Although Google’s algorithm is very complicated and includes over 250 different elements, luckily for us they’ve been very open and clear about what gets good ranking in their search engine. Their stated goal is to organize the information on the internet and give their users the very best possible experience and result when they search for something online. With that in mind, their parameters for ranking make perfect sense.
Google’s main ranking factors
- Original, good quality content that is relevant to the search query
- A website that provides a good experience for the searcher (low bounce rate, higher time on site)
- Proof that others consider your site to be a good source of content on this subject (inbound links from the right websites, social media conversations and mentions)
This has always been the basis of Google’s algorithm. How they gauge these things has changed over time. Ten years ago social media did not yet exist, so inbound links played a huge part. Now Google cares about engagement on your website, as well as comments and sharing of the content on social sites.
Write great content and post it regularly. Share useful, interesting information and you will naturally get the links, conversation and engagement.
Building Good Links Naturally
Way back when Google first started they created an algorithm to rank web content based on relevance and citations. (Citations, as in those footnotes you see on a research paper where one academic or researcher references other published content that supports or endorses his paper.)
“Professors only list (link) to the other papers most relevant and most important to their paper. You can’t buy that and it never occurred to researchers to try and do that with each other. This system was pure at its heart.” Eric Enge. The Google Perspective on Links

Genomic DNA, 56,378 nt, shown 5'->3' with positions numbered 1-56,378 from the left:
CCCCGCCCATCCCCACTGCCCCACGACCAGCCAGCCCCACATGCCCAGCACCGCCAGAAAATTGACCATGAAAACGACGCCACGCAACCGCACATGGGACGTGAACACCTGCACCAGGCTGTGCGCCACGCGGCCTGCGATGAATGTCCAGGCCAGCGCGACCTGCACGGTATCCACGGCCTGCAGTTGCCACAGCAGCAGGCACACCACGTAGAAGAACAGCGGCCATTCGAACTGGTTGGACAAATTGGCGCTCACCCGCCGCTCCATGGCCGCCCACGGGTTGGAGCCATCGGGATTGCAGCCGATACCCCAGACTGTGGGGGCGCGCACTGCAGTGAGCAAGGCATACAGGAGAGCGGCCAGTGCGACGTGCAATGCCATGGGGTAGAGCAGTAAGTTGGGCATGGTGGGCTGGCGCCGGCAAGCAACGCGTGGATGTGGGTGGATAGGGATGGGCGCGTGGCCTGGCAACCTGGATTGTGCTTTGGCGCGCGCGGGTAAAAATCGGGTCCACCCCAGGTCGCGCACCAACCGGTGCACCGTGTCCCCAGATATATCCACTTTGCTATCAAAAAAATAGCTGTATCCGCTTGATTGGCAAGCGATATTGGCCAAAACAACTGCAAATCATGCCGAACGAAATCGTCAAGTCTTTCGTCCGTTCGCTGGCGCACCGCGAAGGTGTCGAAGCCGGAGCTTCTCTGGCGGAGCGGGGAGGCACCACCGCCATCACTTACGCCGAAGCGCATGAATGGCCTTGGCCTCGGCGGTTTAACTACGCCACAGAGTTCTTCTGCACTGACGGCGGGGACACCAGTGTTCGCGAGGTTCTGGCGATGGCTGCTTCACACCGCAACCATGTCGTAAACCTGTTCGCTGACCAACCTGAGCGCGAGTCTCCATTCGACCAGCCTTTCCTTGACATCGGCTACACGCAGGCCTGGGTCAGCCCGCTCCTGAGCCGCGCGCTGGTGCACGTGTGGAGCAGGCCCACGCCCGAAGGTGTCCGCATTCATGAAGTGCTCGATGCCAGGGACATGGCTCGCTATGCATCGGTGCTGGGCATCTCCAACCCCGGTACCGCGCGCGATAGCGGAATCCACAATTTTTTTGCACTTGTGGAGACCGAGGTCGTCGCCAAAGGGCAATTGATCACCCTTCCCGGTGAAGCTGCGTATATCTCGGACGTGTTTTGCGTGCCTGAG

This is still the underlying premise of the algorithm. In an interview with Eric Enge about what Google considers quality content, Matt Cutts, (then senior search engineer at Google) said:
By doing things that help build your own reputation, you are focusing on the right types of activity. Those are the signals we want to find and value the most anyway.
So SEO is about building your reputation and getting third-party endorsement. That’s pure PR.
Yet so many SEO firms trash the notion of doing public relations. But according to Cutts, and he should know, the standard PR approach is the only thing that does work.
The PR Approach to Link Building
- Every piece of content should enhance your reputation.
- Post unique, original content that positions you as a front-runner in your field.
- Provide real value to people looking for information on your chosen topic.
- Write interesting, useful articles with substance – content that offers insights not found elsewhere.
- Create a database of industry experts who can provide useful and accurate information. Get them blogging.
- Produce interesting, original images and videos that enhance and extend a story.
- Create compelling, well-designed infographics with accurate information that help people quickly grasp complex information.
- Make genuine content partnerships with other relevant sites or blogs that want your content because it has value for their readers.
- Post content that will spark conversations in social media. People talking about your content provide ‘social proof’ (endorsement) that the content has value.
- Never ‘buy’ links, earn them. (Earned media is again a core PR play)
Instead of doing content marketing to get better rankings, leads or sales, take the PR approach. Do it to build your reputation and earn genuine third-party endorsement and social proof. That naturally leads to the rest.
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